So whether you want a very funny book about the habits of famous people away from the cameras, or a modern odyssey through celebrity culture which captures perfectly why we admire (and should admire) the bizarre and egotistical people who populate our collective imagination, this book is for you. If like me you want both, then you definitely won't be disappointed.
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on 11 October 2008
Started reading this book feeling I would probably abandon it after the first few pages but found it highly addictive.
Piers certainly has an ego the size of Mount Everest and a Rhino's skin but gratifyingly a few small drops of humanity and even compassion leaked through.
The narrative...written diary style...was never so longwinded to make it boring and went from day to day at a refreshing pace.
An ability to laugh at his own shortcomings seemed to cover up more hurt than he wanted us to know he had suffered.
A true survivor.
I shall now read more of his work
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on 10 October 2009
This is the kind of book you enjoy but feel a little bit guilty about doing so. It makes you want to read a Pulitzer Prize winner afterwards as penance. Basically we are given access to the diaries of Piers Morgan, a man with access to rather more celebrity juice than someone who so clearly thrives on salacious gossip should have. And as you would expect, it's a pretty entertaining read. You probably have an idea whether you're going to like this sort of thing or not, and if you are then you may as well get this book.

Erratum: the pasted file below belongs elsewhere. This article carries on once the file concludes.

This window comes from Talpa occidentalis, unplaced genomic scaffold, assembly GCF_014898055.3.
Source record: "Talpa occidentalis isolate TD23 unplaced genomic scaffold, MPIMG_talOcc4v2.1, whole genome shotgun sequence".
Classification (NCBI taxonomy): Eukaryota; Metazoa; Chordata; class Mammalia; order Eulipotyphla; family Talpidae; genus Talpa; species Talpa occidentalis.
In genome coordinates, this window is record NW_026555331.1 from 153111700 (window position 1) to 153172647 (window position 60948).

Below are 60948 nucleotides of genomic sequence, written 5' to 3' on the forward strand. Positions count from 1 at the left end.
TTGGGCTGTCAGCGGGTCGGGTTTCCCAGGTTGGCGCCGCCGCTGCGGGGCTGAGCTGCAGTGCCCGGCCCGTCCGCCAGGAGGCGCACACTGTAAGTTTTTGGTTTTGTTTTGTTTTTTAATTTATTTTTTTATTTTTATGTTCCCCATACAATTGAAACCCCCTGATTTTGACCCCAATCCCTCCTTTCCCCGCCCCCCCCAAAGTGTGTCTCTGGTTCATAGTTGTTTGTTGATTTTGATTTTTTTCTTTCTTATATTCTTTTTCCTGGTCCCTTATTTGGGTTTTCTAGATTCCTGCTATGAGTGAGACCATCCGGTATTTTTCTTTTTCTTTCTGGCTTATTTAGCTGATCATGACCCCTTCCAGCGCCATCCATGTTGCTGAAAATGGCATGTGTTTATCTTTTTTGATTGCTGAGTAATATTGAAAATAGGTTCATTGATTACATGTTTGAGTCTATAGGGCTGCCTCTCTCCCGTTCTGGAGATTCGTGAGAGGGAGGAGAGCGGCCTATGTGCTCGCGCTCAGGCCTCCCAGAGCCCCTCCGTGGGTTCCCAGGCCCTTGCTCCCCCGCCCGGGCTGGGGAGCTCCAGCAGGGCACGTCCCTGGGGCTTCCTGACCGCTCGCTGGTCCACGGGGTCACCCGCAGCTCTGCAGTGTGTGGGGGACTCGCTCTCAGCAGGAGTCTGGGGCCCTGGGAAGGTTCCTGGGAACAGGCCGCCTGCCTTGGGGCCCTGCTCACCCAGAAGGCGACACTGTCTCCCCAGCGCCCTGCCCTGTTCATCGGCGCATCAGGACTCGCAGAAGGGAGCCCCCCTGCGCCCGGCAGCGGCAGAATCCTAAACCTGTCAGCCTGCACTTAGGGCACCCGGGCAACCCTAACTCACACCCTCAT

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on 20 July 2009
... despite yourself you will probably enjoy this book! It really is good to read on holiday as you can dip in and out so easily - and just like before mr morgan is so indiscrete. you really see how the celebrity world works, how everyone goes to the same parties, knows each other etc. One final thing that surprised me (as despite loving the books I can't bring myself to quite love mr morgan) - is that he is such a good and caring father. that really lifted him in my eyes and brought an added extra dimension to the book.
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4 of 5 people found the following review helpful
on 11 September 2008
I have to say it isn't as good as his first book, this is probably because his first book spans 10 years of a hectic life.

This book spends alot of time talking about America's Got Talent, which had he done it in the time frame of his first book, wouldn't have got a look in.